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University of Kentucky
If two objects, A and B, of different temperature come into direct contact, what is the relationship between the heat lost by one object and the heat gained by the other? What is the relationship between the temperature changes of the two objects? (Assume that the two objects do not lose any heat to anything else.)
What is thermochemistry? Why is it important?
What is heat? Explain the difference between heat and temperature.
If the internal energy of the products of a reaction is higher than the internal energy of the reactants, what is the sign of E for the reaction? In which direction does energy flow?
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So the next type of solid that we will be looking at is called molecular solid. And so I'm like are Solids are essentially made of conveniently bottom materials, and so we can think of them as the opposite of ionic compounds. And so again, for about ourselves, we have available bonds, so this includes things like Water Mom. Except since we're talking about solid, we'll be talking about ice as well as things like Dry Ice, which is CO two. And we'll also be looking at thanks like sulfur, which has a blanket formula of essay. And these are the intra molecular bonds that will observe in between the atoms. But essentially, molecular solids are bonded together because of inter molecular forces. And so these include things like hydrogen bonding and learning dispersion forces or disciples, as we've seen in last topic. Um, and so because of this, thes materials tend tohave low melting points in comparison to the ionic compounds just because the forces are so much weaker on and again, let's recall that for intra molecular forces, those tend to be a lot stronger than the inter molecular forces. And so, for the case of molecular solids, when you are melting some kind of salt, you are bringing these intra molecular forces rather than the intra molecular forces, which again results in the low melting point. And so thieves can have a variety of different shapes. And so, if this example, I'll just be showing a case where we have ice and so fruitful. Nice has hydrogen bonding between the water molecules because of the fact that the oxygen is a very electron negative Adam and what it is bonded to hydrogen. It will pull the electrons more closer to the oxygen rather than the hydrogen. And so we actually can see that we have a negative partial charge on the hydrogen on the auction and a partial positive charge on 100. And so what happens is that the war molecules can orient themselves to make structures that are bonded via hydrogen bonding. So let's say that the options are presented as run and the higher regions are presented as blue, and so we can have a structure where we have Austrians forming These hexagonal like structure is which resemble the structure of cycle hack Sainz especially indicates of graphing, which we'll talk about later, essentially we can have these kinds of interactions. So you didn't have Oudejans wanted to water? Think so on. We're gonna have these interactions, which are hydrant bombing interactions. And so these ones were at because of the differences in charges these will interact. Use one too. Right? And these ones right on this will create. Each morning was on the market. And so let's actually changed this so we can actually have dehar gin molecules. Boy, this direction molecule is going to start tonight and so we can have this construct chur where it actually looks very similar. Thio as if this were a carbon, um cycle. Heck saying, But essentially we have these hydrogen bonds interacting with the auctions to make this kind of ring. And we can also extend the structure to create a solid on DSO. It's important to note that for this particular solid, the molecular solids are being bound together because of these very weak in from like my forces. And so it's important that that just because they're weak does not mean that the solids can afford because obviously, um, we've seen ice before, and it does not shatter when you just touch it on, but it is so pretty strong. But it's just that in comparison to the Ionic solids, um, it's just not as strong, but so strong enough to actually form a solid. And so that is one more thing to keep in mind when we're talking about these different types of solids and the type of bonding that we observed between the molecules as well as inside the molecules themselves. Think so again, if you continue to stretch out the structure, we can make essentially a lattice. And if we actually just draw the latest points, we know that each water molecule is a basis, which is essentially a more specific version of a lattice point and is more representative of what you want your soldiers made of probably and also draw out the lettuce, which is a more simple representation of what the molecular looks like in three D space. And so we drop this latest point, we would end up looking like this, and so we can continue the structure, Um, because it repeats in space, and so the structure actually just looks like, well, Mexicans. But for the most part, we can draw lattice points for the structures because they are crystalline and so we'll see someone. It's like And so we have for a molecular solids. These can be thought of s network solid, and for the most part, they are bonded via intern molecular forces. And because of that, they have fairly low melting point.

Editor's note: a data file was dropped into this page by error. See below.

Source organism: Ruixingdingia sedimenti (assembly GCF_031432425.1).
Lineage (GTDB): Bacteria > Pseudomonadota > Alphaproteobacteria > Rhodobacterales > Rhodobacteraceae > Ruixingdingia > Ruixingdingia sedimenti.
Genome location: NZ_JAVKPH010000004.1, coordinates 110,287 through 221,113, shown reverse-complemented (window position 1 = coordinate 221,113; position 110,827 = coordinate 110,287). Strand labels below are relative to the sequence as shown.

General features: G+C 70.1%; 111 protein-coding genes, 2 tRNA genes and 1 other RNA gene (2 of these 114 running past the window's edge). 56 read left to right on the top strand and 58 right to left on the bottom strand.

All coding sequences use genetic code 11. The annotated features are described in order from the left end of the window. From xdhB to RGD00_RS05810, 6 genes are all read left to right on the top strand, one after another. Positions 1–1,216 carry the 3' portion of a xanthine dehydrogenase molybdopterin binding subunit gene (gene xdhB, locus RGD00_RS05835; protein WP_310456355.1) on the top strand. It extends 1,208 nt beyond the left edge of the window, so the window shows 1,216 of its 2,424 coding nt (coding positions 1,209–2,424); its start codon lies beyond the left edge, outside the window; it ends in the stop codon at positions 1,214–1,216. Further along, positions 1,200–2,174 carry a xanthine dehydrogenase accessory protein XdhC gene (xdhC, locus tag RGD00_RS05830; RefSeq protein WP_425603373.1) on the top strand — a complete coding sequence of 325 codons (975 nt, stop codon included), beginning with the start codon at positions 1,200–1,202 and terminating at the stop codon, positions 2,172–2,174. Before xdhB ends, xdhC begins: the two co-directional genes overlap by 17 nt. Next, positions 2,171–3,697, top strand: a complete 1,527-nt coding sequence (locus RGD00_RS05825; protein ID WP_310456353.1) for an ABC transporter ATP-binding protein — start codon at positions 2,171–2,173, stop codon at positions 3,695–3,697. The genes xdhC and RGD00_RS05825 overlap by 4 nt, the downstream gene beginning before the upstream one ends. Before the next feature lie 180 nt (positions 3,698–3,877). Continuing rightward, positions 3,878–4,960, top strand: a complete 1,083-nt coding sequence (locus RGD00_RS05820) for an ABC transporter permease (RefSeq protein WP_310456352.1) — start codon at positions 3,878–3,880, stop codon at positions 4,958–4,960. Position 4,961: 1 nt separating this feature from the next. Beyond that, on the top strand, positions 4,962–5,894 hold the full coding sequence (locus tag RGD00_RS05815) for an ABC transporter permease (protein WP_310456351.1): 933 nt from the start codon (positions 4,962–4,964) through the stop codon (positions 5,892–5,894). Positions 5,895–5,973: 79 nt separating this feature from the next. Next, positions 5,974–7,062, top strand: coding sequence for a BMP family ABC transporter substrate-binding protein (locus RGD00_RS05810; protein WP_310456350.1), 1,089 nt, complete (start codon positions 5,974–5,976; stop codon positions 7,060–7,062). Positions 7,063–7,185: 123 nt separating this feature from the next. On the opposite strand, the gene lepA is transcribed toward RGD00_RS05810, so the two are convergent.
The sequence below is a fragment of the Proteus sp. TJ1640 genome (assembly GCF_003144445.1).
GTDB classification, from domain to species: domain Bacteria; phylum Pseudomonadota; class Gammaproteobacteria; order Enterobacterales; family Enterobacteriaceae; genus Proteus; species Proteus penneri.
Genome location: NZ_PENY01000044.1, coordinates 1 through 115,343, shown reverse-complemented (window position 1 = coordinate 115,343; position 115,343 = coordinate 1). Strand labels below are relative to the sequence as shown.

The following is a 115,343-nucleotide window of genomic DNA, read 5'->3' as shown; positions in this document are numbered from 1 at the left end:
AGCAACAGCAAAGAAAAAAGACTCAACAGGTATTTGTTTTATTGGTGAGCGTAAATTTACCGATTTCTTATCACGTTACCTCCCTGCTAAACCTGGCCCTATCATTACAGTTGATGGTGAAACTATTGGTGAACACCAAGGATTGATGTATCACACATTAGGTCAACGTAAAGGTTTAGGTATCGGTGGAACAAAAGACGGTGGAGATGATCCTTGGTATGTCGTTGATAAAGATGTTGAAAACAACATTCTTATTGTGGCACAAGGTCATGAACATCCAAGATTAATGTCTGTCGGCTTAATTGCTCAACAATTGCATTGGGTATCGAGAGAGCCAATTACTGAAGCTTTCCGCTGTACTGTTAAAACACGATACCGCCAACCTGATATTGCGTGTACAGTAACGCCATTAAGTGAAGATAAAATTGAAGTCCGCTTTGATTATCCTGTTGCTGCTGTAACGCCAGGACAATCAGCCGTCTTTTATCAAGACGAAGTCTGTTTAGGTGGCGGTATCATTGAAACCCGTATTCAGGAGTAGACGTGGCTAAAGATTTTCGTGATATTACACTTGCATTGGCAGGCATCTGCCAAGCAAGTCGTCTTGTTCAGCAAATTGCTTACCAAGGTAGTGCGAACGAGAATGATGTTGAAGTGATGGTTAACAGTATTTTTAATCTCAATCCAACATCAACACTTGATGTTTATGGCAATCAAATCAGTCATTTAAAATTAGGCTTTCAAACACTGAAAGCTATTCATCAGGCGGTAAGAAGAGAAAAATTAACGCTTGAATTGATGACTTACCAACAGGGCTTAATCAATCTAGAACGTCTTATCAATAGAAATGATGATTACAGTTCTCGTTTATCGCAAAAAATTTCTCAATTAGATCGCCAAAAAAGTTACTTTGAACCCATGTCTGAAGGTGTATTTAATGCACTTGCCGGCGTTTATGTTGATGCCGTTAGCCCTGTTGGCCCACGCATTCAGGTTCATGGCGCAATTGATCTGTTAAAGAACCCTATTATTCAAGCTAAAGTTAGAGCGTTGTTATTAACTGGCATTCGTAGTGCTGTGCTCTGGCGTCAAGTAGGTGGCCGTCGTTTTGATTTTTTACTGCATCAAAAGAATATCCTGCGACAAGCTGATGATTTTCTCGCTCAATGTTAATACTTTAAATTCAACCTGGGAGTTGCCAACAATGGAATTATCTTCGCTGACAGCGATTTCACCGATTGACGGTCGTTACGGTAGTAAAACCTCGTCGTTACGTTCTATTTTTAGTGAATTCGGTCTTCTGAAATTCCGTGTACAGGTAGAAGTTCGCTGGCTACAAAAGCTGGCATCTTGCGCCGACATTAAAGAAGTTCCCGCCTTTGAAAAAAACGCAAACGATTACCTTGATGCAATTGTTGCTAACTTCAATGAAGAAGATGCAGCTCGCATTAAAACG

Acids and Bases